As a vegetable
The tender shoots and flowers of the neem tree are eaten as a vegetable in India. A souplike dish called Veppampoo charu (Tamil) (translated as “neem flower rasam”) made of the flower of neem is prepared in Tamil Nadu. In Bengal, young neem leaves are fried in oil with tiny pieces of eggplant (brinjal). The dish is called nim begun and is the first item during a Bengali meal that acts as an appetizer. It is eaten with rice.
Neem is used in parts of mainland Southeast Asia, particularly in Cambodia, Laos (where it is called kadao), Thailand (where it is known as sadao or sdao), Myanmar (where it is known as tamar) and Vietnam. Even lightly cooked, the flavour is quite bitter and the food is not enjoyed by all inhabitants of these nations, though it is believed to be good for one’s health. In Myanmar, young neem leaves and flower buds are boiled with tamarind fruit to soften its bitterness and eaten as a vegetable. Pickled neem leaves are also eaten with tomato and fish paste sauce in Myanmar.
An anti-louse shampoo (Licener®) based on a neem seed extract was tested in vivo and in vitro on its efficacy to eliminate head louse infestation by a single treatment. The hair of 12 children being selected from a larger group due to their intense infestation with head lice were incubated for 10 min with the neem seed extract-containing shampoo 16). It was found that after this short exposition period, none of the lice had survived, when being observed for 22 h. In all cases, more than 50-70 dead lice had been combed down from each head after the shampoo had been washed out with normal tap water. A second group of eight children had been treated for 20 min with identical results. Intense combing of the volunteers 7 days after the treatment did not result in the finding of any motile louse neither in the 10-min treated group nor in the group the hair of which had been treated for 20 min. Other living head lice were in vitro incubated within the undiluted product (being placed inside little baskets the floor of which consisted of a fine net of gauze). It was seen that a total submersion for only 3 min prior to washing 3× for 2 min with tap water was sufficient to kill all motile stages (larvae and adults). The incubation of nits at 30°C into the undiluted product for 3, 10, and 20 min did not show differences. In all cases, there was no eyespot development or hatching larvae within 7-10 days of observation. This and the fact that the hair of treated children (even in the short-time treated group of only 10 min) did not reveal freshly hatched larval stages of lice indicate that there is an ovicidal activity of the product, too.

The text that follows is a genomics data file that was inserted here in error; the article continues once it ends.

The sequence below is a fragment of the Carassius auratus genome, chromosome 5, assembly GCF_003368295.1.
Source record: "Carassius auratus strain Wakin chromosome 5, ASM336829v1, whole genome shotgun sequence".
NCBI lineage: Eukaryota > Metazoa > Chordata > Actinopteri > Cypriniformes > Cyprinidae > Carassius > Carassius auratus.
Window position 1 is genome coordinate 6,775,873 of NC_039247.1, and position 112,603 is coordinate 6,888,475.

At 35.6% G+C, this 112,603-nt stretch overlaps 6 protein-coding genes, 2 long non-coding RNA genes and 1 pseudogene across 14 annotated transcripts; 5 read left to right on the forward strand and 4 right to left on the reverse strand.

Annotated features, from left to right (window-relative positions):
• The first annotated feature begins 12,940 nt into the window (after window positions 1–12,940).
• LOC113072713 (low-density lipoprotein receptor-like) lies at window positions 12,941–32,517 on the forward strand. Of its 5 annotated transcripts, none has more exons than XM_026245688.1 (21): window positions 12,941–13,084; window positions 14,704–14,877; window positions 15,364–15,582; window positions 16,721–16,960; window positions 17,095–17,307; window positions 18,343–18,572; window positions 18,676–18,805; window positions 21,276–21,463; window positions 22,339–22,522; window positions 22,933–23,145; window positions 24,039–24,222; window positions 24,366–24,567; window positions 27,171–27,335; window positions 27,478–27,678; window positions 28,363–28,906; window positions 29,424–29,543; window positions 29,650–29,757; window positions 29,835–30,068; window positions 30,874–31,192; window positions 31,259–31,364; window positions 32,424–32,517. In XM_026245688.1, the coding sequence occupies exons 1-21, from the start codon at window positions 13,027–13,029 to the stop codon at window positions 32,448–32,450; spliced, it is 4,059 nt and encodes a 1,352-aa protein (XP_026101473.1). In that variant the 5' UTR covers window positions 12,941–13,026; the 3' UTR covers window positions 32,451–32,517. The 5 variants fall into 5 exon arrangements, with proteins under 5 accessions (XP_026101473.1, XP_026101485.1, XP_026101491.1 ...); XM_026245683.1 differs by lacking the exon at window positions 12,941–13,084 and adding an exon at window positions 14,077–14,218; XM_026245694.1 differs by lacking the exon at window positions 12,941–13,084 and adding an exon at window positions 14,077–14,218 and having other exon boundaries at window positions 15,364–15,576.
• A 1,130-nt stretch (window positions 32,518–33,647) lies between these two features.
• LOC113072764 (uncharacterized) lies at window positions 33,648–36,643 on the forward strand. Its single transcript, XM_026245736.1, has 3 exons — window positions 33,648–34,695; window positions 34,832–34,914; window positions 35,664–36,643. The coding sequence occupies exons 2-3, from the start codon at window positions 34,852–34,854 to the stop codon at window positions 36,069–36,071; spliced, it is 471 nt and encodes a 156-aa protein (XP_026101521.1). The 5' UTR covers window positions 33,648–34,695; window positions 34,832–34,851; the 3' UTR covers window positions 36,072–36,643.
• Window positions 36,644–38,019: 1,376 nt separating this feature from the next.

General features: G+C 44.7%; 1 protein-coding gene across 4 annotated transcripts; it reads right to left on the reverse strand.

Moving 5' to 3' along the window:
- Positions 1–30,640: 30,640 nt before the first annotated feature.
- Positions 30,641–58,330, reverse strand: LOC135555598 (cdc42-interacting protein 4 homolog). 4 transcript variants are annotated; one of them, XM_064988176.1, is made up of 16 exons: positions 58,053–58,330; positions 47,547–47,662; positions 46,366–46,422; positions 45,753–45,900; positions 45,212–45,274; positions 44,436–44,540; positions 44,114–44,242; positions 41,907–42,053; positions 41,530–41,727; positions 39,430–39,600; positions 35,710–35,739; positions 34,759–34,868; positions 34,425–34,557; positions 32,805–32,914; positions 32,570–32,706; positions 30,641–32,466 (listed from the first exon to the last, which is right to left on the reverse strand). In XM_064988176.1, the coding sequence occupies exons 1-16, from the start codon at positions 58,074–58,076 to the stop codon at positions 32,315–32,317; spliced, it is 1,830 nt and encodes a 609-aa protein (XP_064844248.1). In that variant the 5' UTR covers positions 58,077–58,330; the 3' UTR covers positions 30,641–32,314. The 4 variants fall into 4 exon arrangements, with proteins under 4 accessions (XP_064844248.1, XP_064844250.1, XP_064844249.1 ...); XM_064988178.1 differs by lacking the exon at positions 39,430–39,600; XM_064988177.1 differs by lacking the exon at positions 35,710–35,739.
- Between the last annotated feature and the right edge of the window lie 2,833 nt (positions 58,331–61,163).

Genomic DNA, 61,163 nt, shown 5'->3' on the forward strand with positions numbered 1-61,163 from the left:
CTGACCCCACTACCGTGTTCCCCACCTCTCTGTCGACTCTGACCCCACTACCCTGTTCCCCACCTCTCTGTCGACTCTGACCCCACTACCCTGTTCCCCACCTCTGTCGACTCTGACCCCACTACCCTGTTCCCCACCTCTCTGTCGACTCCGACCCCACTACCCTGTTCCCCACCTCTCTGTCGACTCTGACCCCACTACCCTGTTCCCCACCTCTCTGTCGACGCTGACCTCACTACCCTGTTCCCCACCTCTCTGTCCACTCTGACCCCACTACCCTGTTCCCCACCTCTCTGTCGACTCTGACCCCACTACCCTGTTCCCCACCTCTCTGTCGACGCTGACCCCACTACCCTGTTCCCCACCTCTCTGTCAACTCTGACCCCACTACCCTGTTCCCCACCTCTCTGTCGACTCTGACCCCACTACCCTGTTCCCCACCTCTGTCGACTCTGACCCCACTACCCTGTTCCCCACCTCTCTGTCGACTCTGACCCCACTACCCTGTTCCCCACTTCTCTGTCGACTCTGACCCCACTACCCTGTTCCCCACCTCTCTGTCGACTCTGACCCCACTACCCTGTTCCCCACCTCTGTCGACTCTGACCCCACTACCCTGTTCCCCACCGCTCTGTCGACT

Insufficient evidence to rate effectiveness for:
- Skin diseases such as psoriasis, eczema, alopecia, diabetic ulcer, warts, vitiligo, pemphigus, pompholyx, leprosy, and many other more very common and rare diseases.
- Antisnake venom activity
- Digestive disorders
- Anticarcinogenic activity
- Antioxidant effect
- Anti-inflammatory activity
- Sexually transmitted disease
- Immune system
- Antibacterial activity
Studies in human are to rate the effectiveness of neem or neem oil for these uses.
What is neem oil
Neem oil (margosa oil) is a vegetable oil obtained from the seed kernels of Neem tree (Azadirachta indica). Neem oil is deep yellow in color and has garlic–like odor. It contains active ingredients like azadirachtin, nimbin, picrin, and sialin.
Neem oil, as a traditional medical remedy, is used as anti-bacterial, anti-fungal, insect repellent, and treatment of skin diseases. Traditional routes of administration of Neem extracts included oral, vaginal, and topical use. Neem oil comprises mainly triglycerides, steroids (campesterol, beta-sitosterol, stigmasterol) and many triterpenoids, of which azadirachtin is the most well-known and studied. The azadirachtin content of neem oil varies from 300 ppm to over 2500 ppm, depending on the extraction technology and quality of the neem seeds crushed.
What is neem oil used for